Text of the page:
The Association of Research Libraries (ARL) will serve as a second-time host to a National Digital Stewardship Resident (NDSR) in 2016–2017. ARL is one of five organizations in the Baltimore-Washington area that will host a recent master’s degree program graduate to complete a one-year project in digital preservation. The NDSR program, a partnership between the Library of Congress and the Institute of Museum and Library Services, offers recent graduates in specialized fields—library science, information science, museum studies, archival studies, and related technology—the opportunity to gain valuable professional experience in digital preservation. The Association of Research Libraries is proud to host Megan Potterbusch (MLIS Simmons College, 2016) this year to complete a collaborative project with the George Washington (GW) University, the GW Libraries, and the Center for Open Science (COS).
Each of the five residents in the current NDSR cohort will undertake a yearlong project under the mentorship of their host institution. Potterbusch will work with a research unit at GW to use the Open Science Framework, developed by COS, to manage the unit’s data and workflow. Along with data services librarian Mandy Gooch and subject librarians at GW, Potterbusch will collaborate on data curation and documentation. Potterbusch and her collaborators will also work on passing research objects to the GW repository and the associated metadata to SHARE, a partnership between ARL and COS that is building a free, open, data set about research and scholarly activities across their life cycle. Her deliverable will be a replicable process for embedding data curation into the scholarly workflow using entirely open source tools and infrastructure.
“Partnering with the team at George Washington University and the Center for Open Science on this important project is central to the work of the Association,” said ARL executive director Elliott Shore. “We found in Megan a candidate with experience in open repositories and with the research community, and who has a demonstrable commitment to open science.” Megan has worked in the library of the Harvard-Smithsonian Center for Astrophysics and at CERN, the European Organization for Nuclear Research.
Geneva Henry, dean of libraries and academic innovation at GW, said, “GW is committed to wide collaboration to ensure that data, which is often complex, is properly managed throughout the research life cycle. This opportunity to work with Megan, ARL, and COS brings expertise to our team to truly move us forward toward this strategic goal.”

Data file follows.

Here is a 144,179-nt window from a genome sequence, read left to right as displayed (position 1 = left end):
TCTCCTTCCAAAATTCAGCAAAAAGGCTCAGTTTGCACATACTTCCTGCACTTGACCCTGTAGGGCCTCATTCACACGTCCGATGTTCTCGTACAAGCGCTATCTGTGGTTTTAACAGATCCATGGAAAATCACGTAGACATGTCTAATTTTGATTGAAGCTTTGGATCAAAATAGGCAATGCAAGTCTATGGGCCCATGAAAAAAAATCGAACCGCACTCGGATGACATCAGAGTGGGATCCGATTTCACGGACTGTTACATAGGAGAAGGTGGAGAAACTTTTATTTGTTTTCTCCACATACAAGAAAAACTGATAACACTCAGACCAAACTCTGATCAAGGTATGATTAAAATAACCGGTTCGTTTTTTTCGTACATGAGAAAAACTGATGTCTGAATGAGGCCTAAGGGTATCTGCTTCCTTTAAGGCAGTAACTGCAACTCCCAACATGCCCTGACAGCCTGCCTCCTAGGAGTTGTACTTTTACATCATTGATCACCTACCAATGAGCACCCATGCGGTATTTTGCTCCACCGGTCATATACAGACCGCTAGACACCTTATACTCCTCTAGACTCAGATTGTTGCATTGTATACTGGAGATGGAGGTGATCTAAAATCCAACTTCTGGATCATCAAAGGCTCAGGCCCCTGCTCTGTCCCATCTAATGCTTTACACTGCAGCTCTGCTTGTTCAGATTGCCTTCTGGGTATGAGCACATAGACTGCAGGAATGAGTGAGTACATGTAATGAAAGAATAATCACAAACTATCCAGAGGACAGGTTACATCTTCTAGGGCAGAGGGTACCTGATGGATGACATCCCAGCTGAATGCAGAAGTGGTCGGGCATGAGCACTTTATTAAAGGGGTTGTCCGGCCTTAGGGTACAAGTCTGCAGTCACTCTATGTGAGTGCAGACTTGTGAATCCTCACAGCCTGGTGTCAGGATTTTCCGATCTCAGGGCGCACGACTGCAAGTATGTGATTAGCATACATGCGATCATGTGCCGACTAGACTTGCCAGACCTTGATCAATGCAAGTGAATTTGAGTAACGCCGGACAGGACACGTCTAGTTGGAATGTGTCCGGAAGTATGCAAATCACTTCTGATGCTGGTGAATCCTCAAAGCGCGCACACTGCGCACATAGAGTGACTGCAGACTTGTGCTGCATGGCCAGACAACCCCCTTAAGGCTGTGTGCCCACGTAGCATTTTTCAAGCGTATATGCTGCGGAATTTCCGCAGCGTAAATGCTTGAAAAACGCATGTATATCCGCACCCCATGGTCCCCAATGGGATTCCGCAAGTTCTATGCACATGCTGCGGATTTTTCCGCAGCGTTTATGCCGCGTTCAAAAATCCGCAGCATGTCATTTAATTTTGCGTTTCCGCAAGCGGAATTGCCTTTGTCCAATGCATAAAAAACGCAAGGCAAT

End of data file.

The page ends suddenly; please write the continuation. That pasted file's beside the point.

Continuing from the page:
“The combination of storing, curating, and sharing researcher workflow on the OSF and disseminating an enhanced description of that research’s life cycle via SHARE has the potential to greatly increase research efficiency, quality, and accessibility,” said Jeffrey Spies, COS’s chief technology officer and a co-lead on SHARE. “The NDSR program allows for the first concerted effort to explore and demonstrate the vital role the library will play in this process. Megan, GW and the GW Libraries, and ARL are ideal partners, and we’re excited to be working with them.”
Courtney Soderberg, statistical and methodological consultant at COS, will be giving a three-hour workshop on the Open Science Framework for the GW community on Tuesday, September 27, 3:00–6:00 p.m. EDT, in Gelman Library. Potterbusch begins her NDSR appointment on Monday, October 3.
About the Association of Research Libraries
The Association of Research Libraries (ARL) is a nonprofit organization of 124 research libraries in the US and Canada. ARL’s mission is to influence the changing environment of scholarly communication and the public policies that affect research libraries and the diverse communities they serve. ARL pursues this mission by advancing the goals of its member research libraries, providing leadership in public and information policy to the scholarly and higher education communities, fostering the exchange of ideas and expertise, facilitating the emergence of new roles for research libraries, and shaping a future environment that leverages its interests with those of allied organizations. ARL is on the web at ARL.org.
About Center for Open Science
The Center for Open Science (COS) is a non-profit technology startup founded in 2013 with a mission to increase openness, integrity, and reproducibility of scientific research. COS pursues this mission by building communities around open science practices, supporting metascience research, and developing and maintaining free, open source software tools. The Open Science Framework (OSF), COS’s flagship product, is a web application that connects and supports the research workflow, enabling scientists to increase the efficiency and effectiveness of their research. Researchers use the OSF to collaborate, document, archive, share, and register research projects, materials, and data. Learn more at cos.io and osf.io.
About the George Washington University
In the heart of our nation’s capital with additional programs in Virginia, the George Washington University (GW) was created by an Act of Congress in 1821. Today, GW is the largest institution of higher education in the District of Columbia. The university offers comprehensive programs of undergraduate and graduate liberal arts study, as well as degree programs in medicine, public health, law, engineering, education, business, and international affairs. Each year, GW enrolls a diverse population of undergraduate, graduate, and professional students from across the country and around the world. GW is on the web at gwu.edu.